Anatomy in Vocal Pedagogy?Apr 27, 2023
Some teachers like to understand and teach the anatomical function of the voice. Some don't. I largely experienced vocal training without any anatomical understanding of how my instrument worked. As I began my teaching, I felt like I needed to understand how the body worked to be able to explain things to my students. They will ask you! This quest began a decades long love affair with anatomy.
As a result, the more I understand vocal function the more informed my ears become. It is important to be able to hear whether the tongue is released or tense, whether or not the onset is balanced, whether the air flow is consistent or bumpy, etc. since we are not able to look at our students a fair portion of the lesson …because we are looking at their music.
Most of the time when I explain what the body is doing or needs to be doing, there is immediate improvement. I would say over 90% of my students learn faster and are able to consistently sing with their new understanding when they learn their vocal function. Some students don’t (so be prepared with your metaphors) but most do. If your students' eyes start to glaze over, it is either too much information or they need to be taught in a different learning style than the one you are using. I have multiple ways of teaching vocal anatomy. These teaching tools include line drawings, 3D models, recordings, occasionally videos and, of course, kinesthetic exploration.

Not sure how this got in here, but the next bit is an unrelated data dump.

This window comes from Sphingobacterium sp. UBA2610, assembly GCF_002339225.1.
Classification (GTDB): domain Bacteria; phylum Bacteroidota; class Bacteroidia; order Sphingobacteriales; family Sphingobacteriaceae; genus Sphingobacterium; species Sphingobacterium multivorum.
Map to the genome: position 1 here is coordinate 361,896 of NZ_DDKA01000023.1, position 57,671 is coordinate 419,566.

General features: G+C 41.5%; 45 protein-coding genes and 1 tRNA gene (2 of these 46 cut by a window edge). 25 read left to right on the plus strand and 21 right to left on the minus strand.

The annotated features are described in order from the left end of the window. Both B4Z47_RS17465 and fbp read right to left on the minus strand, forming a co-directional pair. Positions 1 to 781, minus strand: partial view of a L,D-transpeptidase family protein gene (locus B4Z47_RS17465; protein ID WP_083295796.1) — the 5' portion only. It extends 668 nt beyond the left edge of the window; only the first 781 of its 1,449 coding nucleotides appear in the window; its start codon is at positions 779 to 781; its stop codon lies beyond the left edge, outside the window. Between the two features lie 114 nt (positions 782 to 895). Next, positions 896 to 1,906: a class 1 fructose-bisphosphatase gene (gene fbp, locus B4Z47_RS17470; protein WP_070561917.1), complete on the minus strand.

I like to find kinesthetic explorations of the natural processes for my students to experience. The truth is, we use our larynx and respiratory system all day every day. How do they work? While we change these functions from involuntary to voluntary, I believe we should mirror the natural function as much as possible. My favorite exploration is to have the students take in a surprise breath and then say ZZZ until all their air is gone. While this is happening, I coach them through observing which support musculature is engaging until the natural recoil takes place and we start the process over again.
I also LOVE the mindset shift that understanding anatomy creates. We shift from a “talent” paradigm to a “needs conditioning” paradigm. Now, when students come in feeling "othered" because their singing has been “less than,” I can invite them into a growth mindset of conditioning their instruments to improve their singing rather than sitting in the "I wish I were talented" fixed mindset. I love the light that comes into their faces when they adopt this "I can condition my instrument" growth mindset. Happy Sigh! I love my job!